All of the quotations covered bodily injury / property damage insurance, which is legalized in Illinois. The quotes did not include collision coverage. Nor did they include comprehensive coverage for incidents like vandalism, car break-ins or theft – things that could affect where you live.
Each of the price-quote websites include a disclaimer that a driver’s credit history will also affect the final price. But even setting aside credit history, the Sun-Times found patterns of pricing differences by gender, home ownership, occupation and certain ZIP codes.
Price differences pile up
For example, Farmers Insurance quoted a female driver $ 327 to $ 370 more for the yearly coverage from the same block in eight neighbor hoods – ranging from North Side to West Englewood on the South Side .
lansing, Mich. (AP) – Billionaire businessman Dan Gilbert is starting a ballot drive as a “failsafe” in case of Michigan’s Republican-led Legislature and Democratic Gov. Gretchen Whitmer do not enact legislation to cut the country’s highest auto insurance premiums.
The move, confirmed Monday by Gilbert’s top lobbyist, will enable GOP lawmakers to overhaul the no-fault law without worrying about a gubernatorial veto.
“We want a negotiated solution. This is our failuresa if they can not come to one,” said Jared Fleisher, vice president of government affairs at Gilbert’s online mortgage loaner Quicken Loans. It is headquartered in Detroit, home to the most expensive car insurance rates in the U.S.
Fleisher said papers will be filed with the ballot committee, Citizens for Lower Auto Insurance Rates – the first step in the process toward gathering signatures. He declined to reveal what the citizens’ initiative would have been propose but said it will be based on the legislation recently approved by the House and Senate, and Whitmer, without changes without veto threatened.
Talks between Republican legislative leaders and the Whitmer administration
Gilbert’s group would need to collect about 340,000 valid voter signatures, which could cost between $ 2 million and $ 3 million for paid circulators, legal and other costs If it did, lawmakers could pass the initiative and sidestep a veto, allow a statewide vote in November 2020 or propose an alternate to appear on the ballot.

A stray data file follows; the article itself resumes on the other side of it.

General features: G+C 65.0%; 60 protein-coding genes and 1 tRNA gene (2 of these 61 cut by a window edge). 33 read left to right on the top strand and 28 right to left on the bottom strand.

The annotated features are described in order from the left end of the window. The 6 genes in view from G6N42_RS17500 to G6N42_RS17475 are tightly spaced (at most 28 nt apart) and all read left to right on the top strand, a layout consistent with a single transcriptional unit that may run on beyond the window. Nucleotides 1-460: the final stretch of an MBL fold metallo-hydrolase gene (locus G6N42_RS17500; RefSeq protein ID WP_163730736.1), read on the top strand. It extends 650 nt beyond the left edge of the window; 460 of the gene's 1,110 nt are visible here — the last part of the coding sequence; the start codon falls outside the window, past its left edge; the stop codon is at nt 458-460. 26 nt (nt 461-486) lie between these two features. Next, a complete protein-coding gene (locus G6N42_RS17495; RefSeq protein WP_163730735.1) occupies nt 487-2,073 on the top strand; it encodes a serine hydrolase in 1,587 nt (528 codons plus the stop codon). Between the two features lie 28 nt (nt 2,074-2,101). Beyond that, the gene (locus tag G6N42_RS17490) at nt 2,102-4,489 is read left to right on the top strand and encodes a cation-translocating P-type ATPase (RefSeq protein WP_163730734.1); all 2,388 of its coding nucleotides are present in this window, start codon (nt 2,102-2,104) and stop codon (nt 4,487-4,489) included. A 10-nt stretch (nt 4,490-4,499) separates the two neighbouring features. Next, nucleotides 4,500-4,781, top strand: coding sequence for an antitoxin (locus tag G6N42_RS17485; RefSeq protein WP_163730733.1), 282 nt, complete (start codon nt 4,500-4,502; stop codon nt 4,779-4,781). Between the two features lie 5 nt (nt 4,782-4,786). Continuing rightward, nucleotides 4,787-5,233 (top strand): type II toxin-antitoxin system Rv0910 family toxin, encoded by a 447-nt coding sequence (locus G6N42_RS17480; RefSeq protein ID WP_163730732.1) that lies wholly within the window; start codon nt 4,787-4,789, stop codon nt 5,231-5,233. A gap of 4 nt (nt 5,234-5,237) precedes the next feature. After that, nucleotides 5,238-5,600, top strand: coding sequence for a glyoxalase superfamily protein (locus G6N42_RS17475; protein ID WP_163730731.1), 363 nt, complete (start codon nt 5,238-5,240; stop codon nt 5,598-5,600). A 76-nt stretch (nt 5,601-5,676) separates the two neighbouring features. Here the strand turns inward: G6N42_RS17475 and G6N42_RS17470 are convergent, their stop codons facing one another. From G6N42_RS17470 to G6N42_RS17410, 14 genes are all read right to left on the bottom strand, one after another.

“We expect full, if we have to go down this road, that they will adopt it because we know the House and the Senate have already adopted real auto insurance reform,” Fleisher said.
Michigan is the only state to require unlimited personal injury protection, or PIP, benefits – which on average make up half of auto premiums Under the separate health insurance, motorists could not choose zero PIP coverage or higher levels. The House plan will require, for five years, cuts in PIP rates of between 10% and 100%.
Whitmer opposes a zero-coverage option but said last week is a requirement that drivers buy at least $ 250,000 in benefits is “worth consideration” – which was seen as a significant development by Republican leaders. Many Democratic lawmakers voted against the House and Senate bills, saying they would not do enough savings, stop the use of non-driving factors.
Voters in 1992 and 1994 defeated insurance industry-backed ballot proposals to cap medical benefits But Fleisher said “It’s a whole new world … … you have seen spirals out of control to be really unsustainable. That’s the game-changer.”
A university of Michigan study released last month found that the car is on average unaffordable “in 97% of Michigan’s ZIP codes, based on the U.S.. Treasury Department’s Federal Insurance Office deeming auto insurance as unaffordable if premiums exceed 2% of a ZIP code’s median household income.
The average premium in Michigan – which is $ 2,693, according to the latest report from The Zebra, an insurance comparison website – is 83% higher than the national average of $ 1,470 Detroit’s premium is at $ 5,464, far surpassing any other U.S. city.
Gilbert, who owns the Cleveland Cavaliers, founded Quicken Loans and Detroit-based Rock Ventures, the umbrella entity for his portfolio of business and real estate investments.
Senate Majority Leader Mike Shirkey, a Clarklake Republican, said he was not surprised by Gilbert’s announcement and did not think it would change. Asked if the move had given GOP leaders an edge in bargaining, he told WFDF-AM on Monday that it would be best to have “bipartisan, governor-signed legislation … … We’re not giving up yet.” The little irrelevant to put the timeframe in place is specially if progress is being made. But … it’s days, not weeks before we either decide that we can reach a deal or we can not.